Soccorsi is every bit as judicious in the other solo work here, Pianoforte. Harmonic implications and overtones emerge with diamantine clarity. The note references the Fibonacci-inspired mathematical processes Vivier applied to this piece, strategies often adopted by the composer’s original muse Stockhausen, but apart from the insistent pauses and some rapid episodes that approximate to Messiaen Pianoforte flows with a grace and an elegance all of its own. Remarkably, Pianoforte was conceived in 1975 as a test piece for that year’s Tremplin International Competition, as was another creation with an equally deadpan title, the Pièce for cello and piano. This displays Vivier’s trademark rhythmic unisons, a feature which makes sense for a composer preoccupied by monophony. Pièce emerges from a low drone before the piano melds with the cello in a clangorous, cataclysmic climax. The piece proceeds on a journey signposted by fragile ecstasies and more forceful, austere episodes. There is fluency and deep certainty in this engaging, poetic movement. Alessandro Soccorsi accompanies the Dutch cellist Sietse-Jan Weijenberg whose colourful playing lights up an alluring yet discomfiting piece. Brilliant’s detailed sound is again ideal. Both these pieces were new to me; neither disappoint – indeed both pack much into their brief spans. Vivier’s life was short and he left so little. Every work I encounter by this figure seems to make effortless sense.

Vivier’s travels reinforced his attraction to exotica, and the two pieces for slightly larger ensembles on this disc encapsulate these influences. Pulau Dewata is a gamelan-inspired opus which emerged soon after the composer’s three month stay in Bali. It was conceived with flexible instrumentation in mind, but as Rien de Reede suggests in his note it’s difficult to imagine how the piece would exist without percussion, as its sound world seems dominated by bells, gongs and metallic instruments. The percussion in this manifestation of the piece is matched by the piano part which only occasionally steps outside its gamelan remit. Vivier’s writing is immediately appealing, contrasting moments of ruminative stasis with more frenetic, variegated action. There is an astonishing rhythmic flexibility at the heart of Pulau Dewata – Vivier takes the gamelan influence in a different direction than did figures such as Lou Harrison or another Canadian trailblazer (and fellow Baliphile), Colin McPhee.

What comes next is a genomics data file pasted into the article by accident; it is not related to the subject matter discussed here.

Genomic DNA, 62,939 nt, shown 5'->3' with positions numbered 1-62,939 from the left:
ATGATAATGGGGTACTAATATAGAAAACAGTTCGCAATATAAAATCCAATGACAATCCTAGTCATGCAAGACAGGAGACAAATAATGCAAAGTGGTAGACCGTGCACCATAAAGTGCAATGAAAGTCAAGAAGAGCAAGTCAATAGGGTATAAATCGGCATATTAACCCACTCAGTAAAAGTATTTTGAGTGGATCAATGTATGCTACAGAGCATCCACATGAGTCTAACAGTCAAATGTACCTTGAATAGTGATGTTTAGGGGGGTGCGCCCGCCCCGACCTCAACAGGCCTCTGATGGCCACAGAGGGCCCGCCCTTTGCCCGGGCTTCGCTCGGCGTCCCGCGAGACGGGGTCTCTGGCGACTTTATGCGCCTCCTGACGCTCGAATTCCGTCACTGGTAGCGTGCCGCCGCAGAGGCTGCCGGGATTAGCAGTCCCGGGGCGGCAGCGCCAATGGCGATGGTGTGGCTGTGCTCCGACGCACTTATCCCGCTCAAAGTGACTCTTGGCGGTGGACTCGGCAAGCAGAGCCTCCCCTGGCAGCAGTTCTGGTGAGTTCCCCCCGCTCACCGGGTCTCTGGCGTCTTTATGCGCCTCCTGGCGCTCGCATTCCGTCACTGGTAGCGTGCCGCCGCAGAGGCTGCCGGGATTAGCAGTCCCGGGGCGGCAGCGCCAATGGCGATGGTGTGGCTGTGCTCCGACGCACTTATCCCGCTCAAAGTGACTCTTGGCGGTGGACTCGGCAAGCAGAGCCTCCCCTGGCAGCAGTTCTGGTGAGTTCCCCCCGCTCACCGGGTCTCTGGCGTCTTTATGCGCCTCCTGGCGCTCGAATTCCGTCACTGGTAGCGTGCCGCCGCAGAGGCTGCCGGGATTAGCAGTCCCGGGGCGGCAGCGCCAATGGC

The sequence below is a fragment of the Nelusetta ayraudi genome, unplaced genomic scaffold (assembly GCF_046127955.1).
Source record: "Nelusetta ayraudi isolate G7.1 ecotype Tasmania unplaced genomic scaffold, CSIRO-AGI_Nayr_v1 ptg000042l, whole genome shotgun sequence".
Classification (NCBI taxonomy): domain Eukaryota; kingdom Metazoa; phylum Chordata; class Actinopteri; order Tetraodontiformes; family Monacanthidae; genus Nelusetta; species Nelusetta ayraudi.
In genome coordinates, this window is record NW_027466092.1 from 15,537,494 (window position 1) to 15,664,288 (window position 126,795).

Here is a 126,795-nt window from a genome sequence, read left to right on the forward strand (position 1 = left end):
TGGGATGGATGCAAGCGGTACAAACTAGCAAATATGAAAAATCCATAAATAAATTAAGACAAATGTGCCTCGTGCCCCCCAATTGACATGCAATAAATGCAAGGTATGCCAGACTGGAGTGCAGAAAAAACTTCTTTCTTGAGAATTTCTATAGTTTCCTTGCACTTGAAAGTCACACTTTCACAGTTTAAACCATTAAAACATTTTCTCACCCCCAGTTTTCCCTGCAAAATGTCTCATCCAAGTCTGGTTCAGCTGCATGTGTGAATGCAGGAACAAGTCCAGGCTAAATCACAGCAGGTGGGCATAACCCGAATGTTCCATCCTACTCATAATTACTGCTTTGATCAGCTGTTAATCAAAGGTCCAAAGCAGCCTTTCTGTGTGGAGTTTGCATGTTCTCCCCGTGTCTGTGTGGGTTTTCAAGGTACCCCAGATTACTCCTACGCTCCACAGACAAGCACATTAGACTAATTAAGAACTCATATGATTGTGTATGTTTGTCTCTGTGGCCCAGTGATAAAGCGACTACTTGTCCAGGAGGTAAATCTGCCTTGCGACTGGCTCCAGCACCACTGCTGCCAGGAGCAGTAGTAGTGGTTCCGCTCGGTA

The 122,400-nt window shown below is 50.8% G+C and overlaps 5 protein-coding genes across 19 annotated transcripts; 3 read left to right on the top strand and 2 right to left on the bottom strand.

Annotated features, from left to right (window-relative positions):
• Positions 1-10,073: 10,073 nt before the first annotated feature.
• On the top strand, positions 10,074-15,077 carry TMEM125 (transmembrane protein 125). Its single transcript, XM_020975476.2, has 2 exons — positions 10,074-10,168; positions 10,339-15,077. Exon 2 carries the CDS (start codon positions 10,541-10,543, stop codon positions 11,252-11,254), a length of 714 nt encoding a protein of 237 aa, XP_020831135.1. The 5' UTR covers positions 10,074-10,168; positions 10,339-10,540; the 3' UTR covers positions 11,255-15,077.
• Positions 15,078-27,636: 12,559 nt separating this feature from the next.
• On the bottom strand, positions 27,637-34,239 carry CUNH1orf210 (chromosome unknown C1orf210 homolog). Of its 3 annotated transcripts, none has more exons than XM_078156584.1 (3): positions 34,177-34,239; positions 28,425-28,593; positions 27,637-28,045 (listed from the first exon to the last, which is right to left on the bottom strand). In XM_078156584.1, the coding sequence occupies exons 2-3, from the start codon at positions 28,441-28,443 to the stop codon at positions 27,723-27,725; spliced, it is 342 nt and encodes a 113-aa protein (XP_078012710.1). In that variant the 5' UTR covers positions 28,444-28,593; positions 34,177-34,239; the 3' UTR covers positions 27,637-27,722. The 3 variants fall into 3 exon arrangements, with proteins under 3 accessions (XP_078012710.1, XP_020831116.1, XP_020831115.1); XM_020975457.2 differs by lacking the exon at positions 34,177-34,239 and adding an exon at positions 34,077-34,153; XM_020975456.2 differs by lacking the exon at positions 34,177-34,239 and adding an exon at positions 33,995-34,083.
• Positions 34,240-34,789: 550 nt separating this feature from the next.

The disc concludes with a quartet which conveys what I would characterise as ‘sublime novelty’, Paramirabo for flute, violin, cello and piano. Why Paramirabo, rather than Paramaribo, the fabled capital of Surinam? De Reede rather vaguely implies that while Vivier may have been attracted by the exotic name of the South American city, he never visited so felt unable to use it. In any case the piece is most attractive and is once more dominated by rhythmic unison; in this case this is left to the flute, violin and cello. The piano part seems to be something of an outsider, but a friend apart rather than an enemy within. Paramirabo is intense, ravishing and accessible. It sounds like a piece which should, somehow be familiar. The instrumentalists each provide whistling textures which add to its not-of-this-world allure. The concluding vocal sigh is as unexpected as it is inevitable. Performance and recording hit the high standards of the other pieces on this terrific issue.

So, for anyone unacquainted with this exceptional, rather tragic figure, I can do no more than implore you to take the plunge. This new issue constitutes an affordable and rewarding starting point for the exploration of a powerful artist who has been inexplicably overlooked by the recording industry’s movers and shakers. Vive le Vivier!!
Richard Hanlon